I attended a meeting last week with a company considering the purchase of CRM Software, and specifically SugarCRM Software. The big topic, as it always seems to be, is how they get their salespeople to use it. While this is a really valid question, I can’t wait for the day when the question goes away. When meeting with companies about accounting or ERP software, no one ever asks “how do I get my users to use the software?” What is it about CRM that drives this conversation? Why isn’t it just assumed that sales people, support people, etc. will use the software an organization purchases to make them more productive?
I think part of it is that some salespeople believe they can do their job without it. A controller or accounts payable clerk would never think they could do their job without financial software. An inventory manager would never believe he could manage inventory without software. Did it take a long time for accounting people to think that actual accounting software is more effective than Excel? Yet, here we are in 2015 and some salespeople still believe they can manage their prospects and customer relationships without any real software application to support them. Are we, in the CRM industry, doing a crappy job of promoting and evangelizing what the software does?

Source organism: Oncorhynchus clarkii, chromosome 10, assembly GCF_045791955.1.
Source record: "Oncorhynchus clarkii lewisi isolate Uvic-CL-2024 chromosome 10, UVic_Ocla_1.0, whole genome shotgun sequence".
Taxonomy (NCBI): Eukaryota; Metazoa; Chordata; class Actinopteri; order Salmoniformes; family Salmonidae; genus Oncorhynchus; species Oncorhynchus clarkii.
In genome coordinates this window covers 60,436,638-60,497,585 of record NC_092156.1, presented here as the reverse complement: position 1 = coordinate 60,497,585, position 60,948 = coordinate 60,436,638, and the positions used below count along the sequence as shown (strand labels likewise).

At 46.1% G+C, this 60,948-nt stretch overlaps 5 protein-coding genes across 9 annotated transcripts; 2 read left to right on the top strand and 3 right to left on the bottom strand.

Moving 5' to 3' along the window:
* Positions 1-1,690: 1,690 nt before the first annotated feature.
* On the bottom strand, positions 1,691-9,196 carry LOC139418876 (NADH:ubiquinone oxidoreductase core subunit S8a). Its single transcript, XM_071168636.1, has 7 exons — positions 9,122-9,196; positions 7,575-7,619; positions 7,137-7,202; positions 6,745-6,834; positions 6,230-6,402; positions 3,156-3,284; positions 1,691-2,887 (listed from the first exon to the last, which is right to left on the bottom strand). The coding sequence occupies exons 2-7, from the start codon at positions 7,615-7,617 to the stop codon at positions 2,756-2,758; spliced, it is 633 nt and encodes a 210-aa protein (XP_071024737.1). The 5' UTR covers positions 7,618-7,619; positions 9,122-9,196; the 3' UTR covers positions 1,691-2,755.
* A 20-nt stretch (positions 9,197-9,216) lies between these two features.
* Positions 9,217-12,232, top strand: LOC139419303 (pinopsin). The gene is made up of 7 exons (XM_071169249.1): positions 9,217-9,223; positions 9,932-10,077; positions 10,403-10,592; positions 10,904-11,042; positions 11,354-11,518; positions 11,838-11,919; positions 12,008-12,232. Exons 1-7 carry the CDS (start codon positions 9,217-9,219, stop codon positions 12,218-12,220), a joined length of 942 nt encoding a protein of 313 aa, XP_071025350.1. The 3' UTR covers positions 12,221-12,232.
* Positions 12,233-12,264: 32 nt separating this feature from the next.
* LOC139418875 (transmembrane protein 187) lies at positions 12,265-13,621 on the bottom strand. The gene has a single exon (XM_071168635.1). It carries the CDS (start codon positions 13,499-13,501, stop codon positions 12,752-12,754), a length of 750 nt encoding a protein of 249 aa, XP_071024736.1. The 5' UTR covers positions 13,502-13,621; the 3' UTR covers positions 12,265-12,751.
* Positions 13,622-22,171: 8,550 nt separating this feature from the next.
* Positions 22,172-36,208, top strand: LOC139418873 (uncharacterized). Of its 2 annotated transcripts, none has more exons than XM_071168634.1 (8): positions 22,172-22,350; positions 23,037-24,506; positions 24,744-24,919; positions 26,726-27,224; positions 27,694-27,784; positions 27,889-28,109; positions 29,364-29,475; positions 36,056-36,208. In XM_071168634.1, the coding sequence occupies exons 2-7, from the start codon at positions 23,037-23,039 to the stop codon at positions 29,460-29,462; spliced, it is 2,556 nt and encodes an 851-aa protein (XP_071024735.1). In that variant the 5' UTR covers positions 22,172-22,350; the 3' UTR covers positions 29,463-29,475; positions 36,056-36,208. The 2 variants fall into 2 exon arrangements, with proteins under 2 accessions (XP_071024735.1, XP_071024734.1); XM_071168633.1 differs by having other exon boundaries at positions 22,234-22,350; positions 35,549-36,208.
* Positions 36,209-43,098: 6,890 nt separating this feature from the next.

Rather than spend yet another blog explaining strategies for ensuring user adoption, and there are a bunch here, here, here AND here. I’d rather just pose the question…why do we have to create strategies for this? Why isn’t it self-evident? I think part of it is definitely a management issue. If management goes to the trouble of purchasing and implementing software, they need to expect and demand usage of it. If management purchased some new accounting software, what would they say if their AP Clerk handed them a hand-written check to sign? Would there be a WTF moment? Of course there would. So…when management purchases and implements new CRM software, why do they allow their salespeople to submit pipeline information in a spreadsheet?
Maybe those of us in the CRM industry are part of the problem also? Maybe we need to stop talking about user “adoption” and instead talk more about user “selection”? If you have a controller that refuses to use accounting software to manage accounts receivable, what do you do? Right! You likely find a new controller who will. If you have a sales rep who won’t use CRM software to manage their pipeline….